Uranium Corrosion Chemistry

NNL has extensive experience in providing a professional uranium corrosion chemistry service for customers.

Our Service

  • Support to decommissioning projects including encapsulation of natural uranium metal and uranic compounds in cement-only grout systems, cement/polymeric matrices and cement/ sludge grout systems
  • Multiple cement matrices, including Portland cement, blast furnace slag, ground granulated blast-furnace sag and pulverised fuel ash. All have been prepared using a variety of water ratios
  • Our service includes determination of the most efficient water ratio and the use of various additives (for example, polymeric materials) to reduce water volume
  • Sample cement matrices are cured at a range of temperatures (20-60ºC), over a range of times to ensure a complete picture is presented to customers
  • Following corrosion trials, NNL can dissect the grout and product in an inert atmosphere and characterise/analyse the uranium and corrosion products

Strain generated in encapsulants through uranium corrosion

To understand the corrosion of uranium in grout systems experiments have been conducted to measure the strain developed in restricted uranium pennies encapsulated in different grout systems. The grouted samples are cast into ~ 300cm3 tubes which are then held in a press, using a load-cell to monitor the forces generated longitudinally through the grout as a result of corrosion of the uranium.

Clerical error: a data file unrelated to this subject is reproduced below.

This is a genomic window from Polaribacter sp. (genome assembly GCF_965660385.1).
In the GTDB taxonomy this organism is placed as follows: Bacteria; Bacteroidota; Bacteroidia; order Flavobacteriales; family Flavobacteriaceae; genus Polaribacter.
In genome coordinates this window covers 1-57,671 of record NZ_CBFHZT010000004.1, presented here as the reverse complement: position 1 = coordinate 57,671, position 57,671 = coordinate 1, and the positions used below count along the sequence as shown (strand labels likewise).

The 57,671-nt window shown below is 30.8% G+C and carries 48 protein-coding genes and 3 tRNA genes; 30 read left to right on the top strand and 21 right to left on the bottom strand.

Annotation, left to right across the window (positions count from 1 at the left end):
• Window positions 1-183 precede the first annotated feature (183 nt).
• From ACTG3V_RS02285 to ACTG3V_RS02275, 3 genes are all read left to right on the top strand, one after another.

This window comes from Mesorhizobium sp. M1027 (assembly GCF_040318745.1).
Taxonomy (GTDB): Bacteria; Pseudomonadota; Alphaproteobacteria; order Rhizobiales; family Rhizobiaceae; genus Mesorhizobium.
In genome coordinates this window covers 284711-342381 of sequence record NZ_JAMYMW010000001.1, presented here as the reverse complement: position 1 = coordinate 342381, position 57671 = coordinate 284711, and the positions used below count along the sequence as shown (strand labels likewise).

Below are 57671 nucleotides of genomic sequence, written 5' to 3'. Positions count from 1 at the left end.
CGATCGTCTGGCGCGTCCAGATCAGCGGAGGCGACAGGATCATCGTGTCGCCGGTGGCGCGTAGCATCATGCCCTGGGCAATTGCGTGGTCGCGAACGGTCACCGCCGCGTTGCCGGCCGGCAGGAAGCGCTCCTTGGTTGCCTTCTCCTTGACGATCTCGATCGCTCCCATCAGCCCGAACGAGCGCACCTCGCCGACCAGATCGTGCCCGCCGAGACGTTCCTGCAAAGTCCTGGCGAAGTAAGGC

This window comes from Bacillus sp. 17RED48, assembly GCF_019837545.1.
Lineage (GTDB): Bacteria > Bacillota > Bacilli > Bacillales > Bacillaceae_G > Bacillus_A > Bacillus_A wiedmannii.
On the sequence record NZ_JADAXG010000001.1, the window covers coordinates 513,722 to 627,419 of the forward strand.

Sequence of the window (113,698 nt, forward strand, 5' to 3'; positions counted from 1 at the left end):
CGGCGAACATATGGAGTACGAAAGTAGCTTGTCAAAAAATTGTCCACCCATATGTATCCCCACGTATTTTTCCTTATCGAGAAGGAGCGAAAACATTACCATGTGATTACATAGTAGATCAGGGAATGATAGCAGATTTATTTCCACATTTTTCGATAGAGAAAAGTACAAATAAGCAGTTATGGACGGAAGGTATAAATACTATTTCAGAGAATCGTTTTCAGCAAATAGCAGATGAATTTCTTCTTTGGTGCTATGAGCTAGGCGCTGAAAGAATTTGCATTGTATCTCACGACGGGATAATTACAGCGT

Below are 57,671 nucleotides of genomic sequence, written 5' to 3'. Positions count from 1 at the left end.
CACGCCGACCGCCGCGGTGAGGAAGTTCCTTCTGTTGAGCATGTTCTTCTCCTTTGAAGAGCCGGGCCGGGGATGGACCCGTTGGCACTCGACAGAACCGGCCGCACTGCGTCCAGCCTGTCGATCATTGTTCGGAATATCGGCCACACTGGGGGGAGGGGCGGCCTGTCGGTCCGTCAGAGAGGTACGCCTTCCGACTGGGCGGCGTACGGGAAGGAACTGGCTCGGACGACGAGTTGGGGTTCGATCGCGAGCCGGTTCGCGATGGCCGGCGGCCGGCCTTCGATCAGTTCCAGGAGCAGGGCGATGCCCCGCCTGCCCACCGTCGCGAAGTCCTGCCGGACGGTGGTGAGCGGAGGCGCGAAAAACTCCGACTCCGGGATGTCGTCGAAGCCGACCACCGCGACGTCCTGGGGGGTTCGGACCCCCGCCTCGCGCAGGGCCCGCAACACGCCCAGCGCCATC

This press set-up is held within a gas tight outer vessel and placed in a waterbath. The corrosion rate is monitored through temperature measurements and pressure increases through hydrogen generation from the corrosion reaction. Acrylic tubes were used to cast the samples to allow visual observation of the product to be taken as the strain increases and corrosion progresses. The grout system can be observed to crack during the progression of the trials.

Contact

Myrian Wood, Business Leader
t: 019467 79168
m: 07702 778337
e: myrian.a.wood@nnl.co.uk

Uranium Corrosion Chemistry